CHICAGO -- As the Trump administration decides whether the United States will remain part of the Paris Agreement on climate change, legislators in several states are taking action to tackle greenhouse gases—in particular, through a carbon tax.
Legislators in one West Coast and four Northeast states have introduced bills that would implement carbon taxes, according to The Washington Post. Carbon taxes aim to drive down greenhouse-gas emissions by placing a tax or fee on either fossil-fuel products or emissions, often meaning an increase in gasoline taxes.
If the state proposals are approved, they would join California, where the state Low Carbon Fuel Standard and a cap-and-trade program have already been in operation for the past few years.
Here are five states weighing a tax on carbon ...
In Massachusetts, two different carbon-pricing bills are before the state House and Senate. Both bills propose a fee starting at $10 per ton of carbon dioxide and rising by $5 a year until it hits a cap of $40 per ton. The two bills have a total of 80 sponsors, or around 40% of the legislature, according to the Washington Post. This is 32 more sponsors than a similar, failed 2015 proposal.
“Last year was an educational opportunity,” Rebecca Morris, communications director at the Massachusetts Campaign for a Clean Energy Future, told the newspaper. “People were still learning about the concept; they were learning about the bill.”
The bill proposed by state Sen. Mike Barrett is revenue-neutral, returning all of the carbon tax’s revenue to residents and businesses. The House bill, proposed by state Rep. Jennifer Benson, would invest 20% of the carbon fee’s revenue in green infrastructure and clean energy.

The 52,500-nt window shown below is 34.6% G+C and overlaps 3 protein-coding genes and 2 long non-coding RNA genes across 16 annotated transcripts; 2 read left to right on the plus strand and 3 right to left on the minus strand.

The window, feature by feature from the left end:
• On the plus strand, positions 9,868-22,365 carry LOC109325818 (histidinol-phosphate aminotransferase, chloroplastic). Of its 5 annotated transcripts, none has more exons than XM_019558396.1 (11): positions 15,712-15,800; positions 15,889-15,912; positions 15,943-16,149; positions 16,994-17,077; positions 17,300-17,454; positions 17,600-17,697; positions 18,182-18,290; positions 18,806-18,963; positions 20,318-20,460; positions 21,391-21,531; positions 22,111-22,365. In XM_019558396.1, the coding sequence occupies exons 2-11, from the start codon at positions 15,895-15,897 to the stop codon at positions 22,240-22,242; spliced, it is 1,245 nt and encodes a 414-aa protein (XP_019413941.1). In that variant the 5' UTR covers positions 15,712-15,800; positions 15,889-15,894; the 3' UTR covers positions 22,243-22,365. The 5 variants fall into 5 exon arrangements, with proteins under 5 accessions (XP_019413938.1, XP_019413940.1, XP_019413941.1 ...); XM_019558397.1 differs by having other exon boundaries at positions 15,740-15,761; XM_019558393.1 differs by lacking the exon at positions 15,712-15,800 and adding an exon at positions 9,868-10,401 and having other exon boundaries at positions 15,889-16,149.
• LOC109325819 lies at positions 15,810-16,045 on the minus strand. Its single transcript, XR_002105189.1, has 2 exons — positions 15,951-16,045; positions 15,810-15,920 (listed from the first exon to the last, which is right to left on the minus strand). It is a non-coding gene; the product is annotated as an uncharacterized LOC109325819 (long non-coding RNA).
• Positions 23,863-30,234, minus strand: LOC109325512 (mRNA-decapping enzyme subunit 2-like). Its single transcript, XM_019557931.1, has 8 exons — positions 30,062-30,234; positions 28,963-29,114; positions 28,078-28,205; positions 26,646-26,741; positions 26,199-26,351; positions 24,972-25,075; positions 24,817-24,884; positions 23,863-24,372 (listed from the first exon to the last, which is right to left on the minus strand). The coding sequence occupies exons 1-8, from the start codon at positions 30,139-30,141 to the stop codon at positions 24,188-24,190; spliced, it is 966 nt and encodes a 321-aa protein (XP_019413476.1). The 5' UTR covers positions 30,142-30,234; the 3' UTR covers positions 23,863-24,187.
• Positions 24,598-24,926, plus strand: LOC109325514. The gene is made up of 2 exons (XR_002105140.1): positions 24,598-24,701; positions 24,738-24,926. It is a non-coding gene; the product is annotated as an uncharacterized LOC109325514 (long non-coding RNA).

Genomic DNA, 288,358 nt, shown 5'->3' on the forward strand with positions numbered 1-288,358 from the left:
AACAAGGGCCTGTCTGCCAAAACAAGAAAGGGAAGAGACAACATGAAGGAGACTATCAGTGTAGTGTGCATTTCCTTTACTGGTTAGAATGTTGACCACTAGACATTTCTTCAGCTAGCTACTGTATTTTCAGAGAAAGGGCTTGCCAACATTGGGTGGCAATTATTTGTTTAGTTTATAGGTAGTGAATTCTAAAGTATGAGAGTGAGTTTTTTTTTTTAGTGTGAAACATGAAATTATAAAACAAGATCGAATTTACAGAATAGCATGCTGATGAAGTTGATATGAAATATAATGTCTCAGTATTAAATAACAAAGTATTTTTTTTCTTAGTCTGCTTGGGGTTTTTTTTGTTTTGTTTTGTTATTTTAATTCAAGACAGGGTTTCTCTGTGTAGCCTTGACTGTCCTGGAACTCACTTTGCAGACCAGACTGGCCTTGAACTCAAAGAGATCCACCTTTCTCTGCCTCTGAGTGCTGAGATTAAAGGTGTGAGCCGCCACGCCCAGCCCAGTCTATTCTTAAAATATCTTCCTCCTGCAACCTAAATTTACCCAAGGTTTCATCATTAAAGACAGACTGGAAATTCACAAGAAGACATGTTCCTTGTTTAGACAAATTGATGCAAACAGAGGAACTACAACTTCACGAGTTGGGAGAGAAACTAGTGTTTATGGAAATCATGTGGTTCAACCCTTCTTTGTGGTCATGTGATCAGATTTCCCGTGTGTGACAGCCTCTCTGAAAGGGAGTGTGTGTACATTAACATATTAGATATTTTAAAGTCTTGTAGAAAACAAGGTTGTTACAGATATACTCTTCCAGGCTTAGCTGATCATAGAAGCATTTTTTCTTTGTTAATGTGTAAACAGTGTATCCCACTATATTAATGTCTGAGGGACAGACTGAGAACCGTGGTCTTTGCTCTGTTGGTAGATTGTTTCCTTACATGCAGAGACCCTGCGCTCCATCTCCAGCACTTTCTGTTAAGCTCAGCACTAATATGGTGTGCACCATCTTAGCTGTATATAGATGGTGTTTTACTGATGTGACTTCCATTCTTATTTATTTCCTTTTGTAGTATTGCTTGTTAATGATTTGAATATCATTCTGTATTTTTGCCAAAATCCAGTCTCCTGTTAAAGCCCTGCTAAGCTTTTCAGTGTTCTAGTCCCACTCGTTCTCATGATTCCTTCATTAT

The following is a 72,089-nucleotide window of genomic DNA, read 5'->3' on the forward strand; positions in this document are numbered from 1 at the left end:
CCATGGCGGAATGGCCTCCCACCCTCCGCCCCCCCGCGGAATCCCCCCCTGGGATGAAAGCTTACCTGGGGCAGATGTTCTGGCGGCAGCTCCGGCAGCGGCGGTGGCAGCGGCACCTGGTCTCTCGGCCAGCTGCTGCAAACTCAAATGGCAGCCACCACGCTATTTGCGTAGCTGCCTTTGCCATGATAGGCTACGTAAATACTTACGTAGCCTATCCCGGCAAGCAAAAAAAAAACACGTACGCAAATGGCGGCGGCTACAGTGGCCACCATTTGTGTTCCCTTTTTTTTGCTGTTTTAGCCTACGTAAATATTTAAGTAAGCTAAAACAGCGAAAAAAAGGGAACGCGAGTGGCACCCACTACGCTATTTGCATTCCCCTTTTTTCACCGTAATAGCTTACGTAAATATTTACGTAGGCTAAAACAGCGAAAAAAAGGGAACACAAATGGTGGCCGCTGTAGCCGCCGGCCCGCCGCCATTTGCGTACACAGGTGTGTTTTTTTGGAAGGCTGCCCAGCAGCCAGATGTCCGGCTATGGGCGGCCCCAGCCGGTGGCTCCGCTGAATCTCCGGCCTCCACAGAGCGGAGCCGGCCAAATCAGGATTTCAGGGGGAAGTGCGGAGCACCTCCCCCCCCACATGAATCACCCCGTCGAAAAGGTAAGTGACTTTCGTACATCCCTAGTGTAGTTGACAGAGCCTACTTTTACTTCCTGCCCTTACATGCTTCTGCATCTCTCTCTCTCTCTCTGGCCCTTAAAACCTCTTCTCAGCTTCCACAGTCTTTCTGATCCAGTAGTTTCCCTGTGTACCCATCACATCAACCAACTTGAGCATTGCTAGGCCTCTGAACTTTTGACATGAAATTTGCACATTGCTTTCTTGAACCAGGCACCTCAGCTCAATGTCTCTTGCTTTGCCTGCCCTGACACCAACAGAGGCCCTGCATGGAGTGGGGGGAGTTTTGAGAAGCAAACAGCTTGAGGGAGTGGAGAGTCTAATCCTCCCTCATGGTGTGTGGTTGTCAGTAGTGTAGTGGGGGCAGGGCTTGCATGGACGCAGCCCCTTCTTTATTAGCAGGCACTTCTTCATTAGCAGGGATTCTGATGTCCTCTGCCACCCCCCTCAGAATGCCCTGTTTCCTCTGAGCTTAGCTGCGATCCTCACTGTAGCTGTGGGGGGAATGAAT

2. Rhode Island
In Rhode Island, a house committee recently heard testimony on a bill proposed by Democratic Rep. Aaron Regunberg that would place a $15-per-ton fee on carbon, according to Providence Journal. The tax would be levied on petroleum products at their first point of sale.
The bill contains “trigger language” that would make it only go into effect if the legislation in Massachusetts passes.
As Regunburg told the Washington Post, the language is meant to prevent the state from being at a competitive disadvantage if it were the only one to implement a carbon tax.
“Understanding the strength of those concerns, we included trigger language, and we’ve been working with folks in Massachusetts and Connecticut and other states to try to be pushing this forward together,” he said.
The Connecticut General Assembly is considering a carbon-tax bill, Raised Bill No. 7247, that would tax carbon dioxide at a rate of $15 per ton beginning in January 2019, and ratchet up by $5 per ton every year after.
According to reports, it would raise gasoline prices by around 13 cents per gallon (CPG) in its first year of implementation. However, the bill also includes trigger language mandating that it will only take effect if the legislation in nearby Massachusetts and Rhode Island pass with a fee of at least $10 per ton.
Four members of the Vermont House have proposed bills that would implement a carbon tax while at the same time being revenue-neutral, meaning residents would see the money returned to them in some way. This includes through lowering or eliminating other state taxes, or sending residents dividend checks on a regular basis, the state news site VTDigger reports.
In Washington, where a ballot initiative to implement a carbon tax failed during the November 2016 elections, legislators have proposed at least four new bills. One of these—HB 1646—would implement a tax of $15 per ton, which would equate to about a 15 CPG increase on the price of gasoline, the Seattle Times reported. The tax, introduced by state Rep. Joe Fitzgibbon and supported by an alliance of environmental, labor and social-justice groups, would increase at the rate of inflation if emission targets are met; otherwise, it would rise 7% plus inflation per year.
For more on state-level efforts to implement a carbon tax, see the July issue of CSP.